A newly-announced Tech Navigator Program is corralling some of New Mexico’s best and brightest local players in technology commercialization into a one-stop shop to help individuals and startups connect with the resources they need to forge paths to market. The program includes experts from all of the state’s national laboratories, the University of New Mexico, the City of Albuquerque, and many of the local business and entrepreneurship programs now involved in building an innovation district in the heart of Albuquerque.
Program participants will guide people directly to local experts and resources to assist them in navigating everything from licensing new technology from the labs to building marketing strategies and finding funding for their endeavors, said Dorian Rader, vice president of the New Mexico Angels investor group, one of the partnership’s founding members.
“We have a wealth of entrepreneurial resources and scientific talent in New Mexico, but it can be overwhelming if you don’t know where to start, and that’s where we come in,” said Rader, the program’s lead tech navigator. “Entrepreneurs and scientists alike can contact the program to find out exactly who has the resources to help them, while participating in collaborative programs with our partners.”
The program will launch weekly office hours at the new Lobo Rainforest building at the Innovate ABQ research and development site Downtown.
“People can stop by to get their questions answered and receive orientation on where to go for assistance,” Rader said. “We’ll directly walk them through everything and guide them straight to people and programs that can help them.”
That includes the ABQid business accelerator, the FatPipe ABQ co-working space, the Bioscience Center startup incubator, and the city, which provided some initial funding for website development and program promotion.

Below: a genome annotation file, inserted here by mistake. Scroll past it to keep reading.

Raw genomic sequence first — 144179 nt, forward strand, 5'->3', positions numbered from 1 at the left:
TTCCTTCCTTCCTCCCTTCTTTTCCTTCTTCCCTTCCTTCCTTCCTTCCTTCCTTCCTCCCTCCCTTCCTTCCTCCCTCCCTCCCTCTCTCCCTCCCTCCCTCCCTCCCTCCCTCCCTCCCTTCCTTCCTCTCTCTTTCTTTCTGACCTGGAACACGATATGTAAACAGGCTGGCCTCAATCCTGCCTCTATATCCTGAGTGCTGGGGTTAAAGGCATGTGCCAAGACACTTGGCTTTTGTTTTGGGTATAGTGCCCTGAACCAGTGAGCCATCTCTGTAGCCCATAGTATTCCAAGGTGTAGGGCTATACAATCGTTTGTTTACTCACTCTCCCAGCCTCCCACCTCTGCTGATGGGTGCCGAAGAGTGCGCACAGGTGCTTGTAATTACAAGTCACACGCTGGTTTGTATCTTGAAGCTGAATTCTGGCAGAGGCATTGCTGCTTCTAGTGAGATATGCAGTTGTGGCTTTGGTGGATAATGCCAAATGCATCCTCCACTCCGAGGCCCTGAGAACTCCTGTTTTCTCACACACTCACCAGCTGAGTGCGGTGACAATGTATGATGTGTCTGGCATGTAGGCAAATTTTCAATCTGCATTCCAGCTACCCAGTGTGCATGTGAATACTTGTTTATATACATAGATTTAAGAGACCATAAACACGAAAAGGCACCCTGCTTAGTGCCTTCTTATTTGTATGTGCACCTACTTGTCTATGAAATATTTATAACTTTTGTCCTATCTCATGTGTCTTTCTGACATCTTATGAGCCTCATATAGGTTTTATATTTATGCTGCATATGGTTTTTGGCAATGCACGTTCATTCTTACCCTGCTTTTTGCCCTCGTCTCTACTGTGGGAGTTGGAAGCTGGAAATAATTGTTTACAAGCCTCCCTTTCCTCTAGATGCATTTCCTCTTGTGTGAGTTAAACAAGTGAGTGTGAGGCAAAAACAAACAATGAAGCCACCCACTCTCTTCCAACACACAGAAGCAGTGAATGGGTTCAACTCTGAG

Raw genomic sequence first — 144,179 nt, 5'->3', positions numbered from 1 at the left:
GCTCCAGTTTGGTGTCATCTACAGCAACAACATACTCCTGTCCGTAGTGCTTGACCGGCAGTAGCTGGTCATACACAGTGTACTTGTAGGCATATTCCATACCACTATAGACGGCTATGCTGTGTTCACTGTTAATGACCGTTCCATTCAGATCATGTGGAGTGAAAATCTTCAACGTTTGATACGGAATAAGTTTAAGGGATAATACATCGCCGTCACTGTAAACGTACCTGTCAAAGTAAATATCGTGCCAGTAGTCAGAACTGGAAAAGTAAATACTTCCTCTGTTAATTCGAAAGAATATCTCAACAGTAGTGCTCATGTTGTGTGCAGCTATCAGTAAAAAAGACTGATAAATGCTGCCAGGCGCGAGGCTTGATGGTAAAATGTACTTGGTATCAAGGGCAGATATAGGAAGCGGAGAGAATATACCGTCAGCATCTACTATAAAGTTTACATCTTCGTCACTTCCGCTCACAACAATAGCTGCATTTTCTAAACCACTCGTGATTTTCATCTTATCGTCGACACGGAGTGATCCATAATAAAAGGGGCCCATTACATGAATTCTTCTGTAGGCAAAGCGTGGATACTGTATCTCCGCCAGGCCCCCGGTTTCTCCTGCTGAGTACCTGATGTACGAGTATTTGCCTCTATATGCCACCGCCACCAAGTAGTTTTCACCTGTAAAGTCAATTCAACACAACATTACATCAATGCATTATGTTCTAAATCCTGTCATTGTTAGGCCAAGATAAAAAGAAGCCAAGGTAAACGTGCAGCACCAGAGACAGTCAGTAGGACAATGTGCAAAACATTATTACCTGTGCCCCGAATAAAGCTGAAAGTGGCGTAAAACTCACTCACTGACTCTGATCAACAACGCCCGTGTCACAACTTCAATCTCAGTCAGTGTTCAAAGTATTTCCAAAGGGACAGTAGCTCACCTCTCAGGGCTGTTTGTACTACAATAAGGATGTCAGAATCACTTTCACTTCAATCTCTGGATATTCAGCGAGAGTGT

The Tech Navigator Program is the brainchild of City Alive. That’s a local project created by Living Cities, which is a national funding initiative backed by large banks and foundations that is working with Albuquerque on job creation and economic development through innovation and entrepreneurship.
“Technology transfer and the commercialization of research are key areas for Albuquerque’s economy to grow,” said Mayor Richard Berry in a prepared statement. “I am pleased that the city has provided funding for the first Tech Navigator to support entrepreneurs with everything from navigating venture capital and funding to business plans and market research.”
UNM’s Innovation Academy is participating as well through a new, eight-week Tech Navigator Challenge in which student teams will design business plans to commercialize university and lab technologies, culminating in a pitch competition for $25,000 sponsored by the Air Force Research Laboratory.
“We are incredibly excited to pair our students with world class technologies and organizations,” said Innovation Academy Executive Director Rob DelCampo. “UNM wants to be a model to others in opening up the world of technology transfer for students.”